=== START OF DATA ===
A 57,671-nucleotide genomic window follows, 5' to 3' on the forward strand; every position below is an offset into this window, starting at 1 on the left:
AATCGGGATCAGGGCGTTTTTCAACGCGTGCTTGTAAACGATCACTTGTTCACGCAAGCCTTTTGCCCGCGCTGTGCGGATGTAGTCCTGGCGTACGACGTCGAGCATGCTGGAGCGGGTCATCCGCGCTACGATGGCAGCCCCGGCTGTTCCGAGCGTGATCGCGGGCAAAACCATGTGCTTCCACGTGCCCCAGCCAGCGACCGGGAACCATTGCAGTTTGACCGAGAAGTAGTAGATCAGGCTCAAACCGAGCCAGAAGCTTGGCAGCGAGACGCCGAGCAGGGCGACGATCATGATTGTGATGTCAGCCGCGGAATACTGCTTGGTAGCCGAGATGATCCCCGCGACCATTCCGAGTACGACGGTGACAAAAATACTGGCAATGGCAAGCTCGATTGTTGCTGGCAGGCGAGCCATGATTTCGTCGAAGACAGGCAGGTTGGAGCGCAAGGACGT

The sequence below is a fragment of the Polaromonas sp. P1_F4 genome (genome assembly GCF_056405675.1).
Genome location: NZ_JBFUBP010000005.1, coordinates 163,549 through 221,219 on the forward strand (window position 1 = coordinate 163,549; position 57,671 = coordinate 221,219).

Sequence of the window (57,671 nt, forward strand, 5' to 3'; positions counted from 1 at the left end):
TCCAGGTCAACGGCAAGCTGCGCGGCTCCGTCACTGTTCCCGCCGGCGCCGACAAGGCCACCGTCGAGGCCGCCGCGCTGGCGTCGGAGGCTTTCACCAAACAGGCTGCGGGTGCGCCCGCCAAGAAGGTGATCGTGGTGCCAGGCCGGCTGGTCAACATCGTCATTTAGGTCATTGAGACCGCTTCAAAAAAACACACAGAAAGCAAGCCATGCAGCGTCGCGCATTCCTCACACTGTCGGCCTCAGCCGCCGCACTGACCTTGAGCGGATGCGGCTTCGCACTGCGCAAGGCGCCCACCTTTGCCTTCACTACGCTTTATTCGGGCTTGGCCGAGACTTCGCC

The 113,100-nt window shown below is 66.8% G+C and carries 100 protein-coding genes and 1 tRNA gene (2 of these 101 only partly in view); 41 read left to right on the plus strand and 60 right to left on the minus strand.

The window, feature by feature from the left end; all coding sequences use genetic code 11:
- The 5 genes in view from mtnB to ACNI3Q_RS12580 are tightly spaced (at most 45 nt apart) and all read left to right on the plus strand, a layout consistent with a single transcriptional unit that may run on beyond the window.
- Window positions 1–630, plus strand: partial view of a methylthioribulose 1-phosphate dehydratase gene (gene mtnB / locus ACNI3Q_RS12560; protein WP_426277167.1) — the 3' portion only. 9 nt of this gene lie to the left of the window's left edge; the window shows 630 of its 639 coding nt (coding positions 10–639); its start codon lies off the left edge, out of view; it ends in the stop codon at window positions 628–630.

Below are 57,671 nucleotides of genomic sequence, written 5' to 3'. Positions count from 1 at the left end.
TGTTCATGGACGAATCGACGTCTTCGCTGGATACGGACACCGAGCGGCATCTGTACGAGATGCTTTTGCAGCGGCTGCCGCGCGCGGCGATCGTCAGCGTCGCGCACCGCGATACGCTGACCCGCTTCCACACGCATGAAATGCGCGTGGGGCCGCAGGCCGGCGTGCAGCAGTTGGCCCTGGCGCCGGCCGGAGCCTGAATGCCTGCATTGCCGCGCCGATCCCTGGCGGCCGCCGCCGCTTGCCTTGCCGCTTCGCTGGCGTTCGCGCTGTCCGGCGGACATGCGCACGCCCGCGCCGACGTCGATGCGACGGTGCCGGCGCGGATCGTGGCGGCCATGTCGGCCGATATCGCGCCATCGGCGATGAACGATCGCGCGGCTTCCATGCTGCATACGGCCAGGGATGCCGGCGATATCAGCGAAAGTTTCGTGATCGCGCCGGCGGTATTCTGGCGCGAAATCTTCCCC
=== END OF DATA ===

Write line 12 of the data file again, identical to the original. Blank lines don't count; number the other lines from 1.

TGTTCATGGACGAATCGACGTCTTCGCTGGATACGGACACCGAGCGGCATCTGTACGAGATGCTTTTGCAGCGGCTGCCGCGCGCGGCGATCGTCAGCGTCGCGCACCGCGATACGCTGACCCGCTTCCACACGCATGAAATGCGCGTGGGGCCGCAGGCCGGCGTGCAGCAGTTGGCCCTGGCGCCGGCCGGAGCCTGAATGCCTGCATTGCCGCGCCGATCCCTGGCGGCCGCCGCCGCTTGCCTTGCCGCTTCGCTGGCGTTCGCGCTGTCCGGCGGACATGCGCACGCCCGCGCCGACGTCGATGCGACGGTGCCGGCGCGGATCGTGGCGGCCATGTCGGCCGATATCGCGCCATCGGCGATGAACGATCGCGCGGCTTCCATGCTGCATACGGCCAGGGATGCCGGCGATATCAGCGAAAGTTTCGTGATCGCGCCGGCGGTATTCTGGCGCGAAATCTTCCCC